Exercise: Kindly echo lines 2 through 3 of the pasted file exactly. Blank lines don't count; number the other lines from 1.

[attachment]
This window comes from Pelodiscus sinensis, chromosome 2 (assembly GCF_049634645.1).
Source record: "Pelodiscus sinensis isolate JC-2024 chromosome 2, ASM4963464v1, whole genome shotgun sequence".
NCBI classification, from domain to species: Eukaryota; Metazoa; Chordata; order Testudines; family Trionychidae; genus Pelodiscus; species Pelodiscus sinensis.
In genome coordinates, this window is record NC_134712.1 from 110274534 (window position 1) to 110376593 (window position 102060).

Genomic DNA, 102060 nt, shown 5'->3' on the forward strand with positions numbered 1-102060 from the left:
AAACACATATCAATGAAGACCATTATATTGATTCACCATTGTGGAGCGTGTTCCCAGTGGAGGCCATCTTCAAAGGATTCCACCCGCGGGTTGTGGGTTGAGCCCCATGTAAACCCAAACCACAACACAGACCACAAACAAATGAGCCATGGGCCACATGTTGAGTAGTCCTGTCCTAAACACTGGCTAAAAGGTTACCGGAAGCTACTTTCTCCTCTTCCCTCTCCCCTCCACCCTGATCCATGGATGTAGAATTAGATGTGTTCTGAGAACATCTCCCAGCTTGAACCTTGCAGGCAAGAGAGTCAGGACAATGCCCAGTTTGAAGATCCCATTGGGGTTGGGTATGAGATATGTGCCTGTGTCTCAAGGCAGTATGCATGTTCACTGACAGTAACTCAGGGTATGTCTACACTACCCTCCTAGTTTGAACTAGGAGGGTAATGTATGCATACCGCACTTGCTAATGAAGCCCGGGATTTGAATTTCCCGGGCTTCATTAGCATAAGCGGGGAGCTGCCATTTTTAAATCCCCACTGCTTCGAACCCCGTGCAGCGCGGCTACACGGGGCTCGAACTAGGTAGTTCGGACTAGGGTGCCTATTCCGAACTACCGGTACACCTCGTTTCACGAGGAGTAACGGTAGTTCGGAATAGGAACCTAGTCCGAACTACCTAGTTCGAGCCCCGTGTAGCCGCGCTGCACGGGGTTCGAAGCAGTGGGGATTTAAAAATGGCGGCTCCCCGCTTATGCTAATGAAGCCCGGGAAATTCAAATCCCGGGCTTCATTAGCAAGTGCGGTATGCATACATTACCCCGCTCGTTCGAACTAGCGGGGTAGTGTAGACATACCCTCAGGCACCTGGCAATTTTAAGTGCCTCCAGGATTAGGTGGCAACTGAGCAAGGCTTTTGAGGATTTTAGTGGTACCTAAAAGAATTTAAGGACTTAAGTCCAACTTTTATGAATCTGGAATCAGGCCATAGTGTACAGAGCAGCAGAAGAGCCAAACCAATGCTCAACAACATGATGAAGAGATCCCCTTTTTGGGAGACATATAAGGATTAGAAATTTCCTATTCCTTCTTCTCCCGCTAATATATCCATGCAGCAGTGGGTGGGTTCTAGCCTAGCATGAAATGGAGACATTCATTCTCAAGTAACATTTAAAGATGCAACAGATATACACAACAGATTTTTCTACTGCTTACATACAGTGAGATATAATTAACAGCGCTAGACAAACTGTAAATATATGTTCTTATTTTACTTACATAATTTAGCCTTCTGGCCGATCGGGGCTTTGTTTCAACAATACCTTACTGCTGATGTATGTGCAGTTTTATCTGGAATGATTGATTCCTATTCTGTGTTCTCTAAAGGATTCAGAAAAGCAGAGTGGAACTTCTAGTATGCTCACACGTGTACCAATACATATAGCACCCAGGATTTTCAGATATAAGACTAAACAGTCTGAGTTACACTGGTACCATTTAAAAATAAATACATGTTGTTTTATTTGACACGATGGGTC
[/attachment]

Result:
Source record: "Pelodiscus sinensis isolate JC-2024 chromosome 2, ASM4963464v1, whole genome shotgun sequence".
NCBI classification, from domain to species: Eukaryota; Metazoa; Chordata; order Testudines; family Trionychidae; genus Pelodiscus; species Pelodiscus sinensis.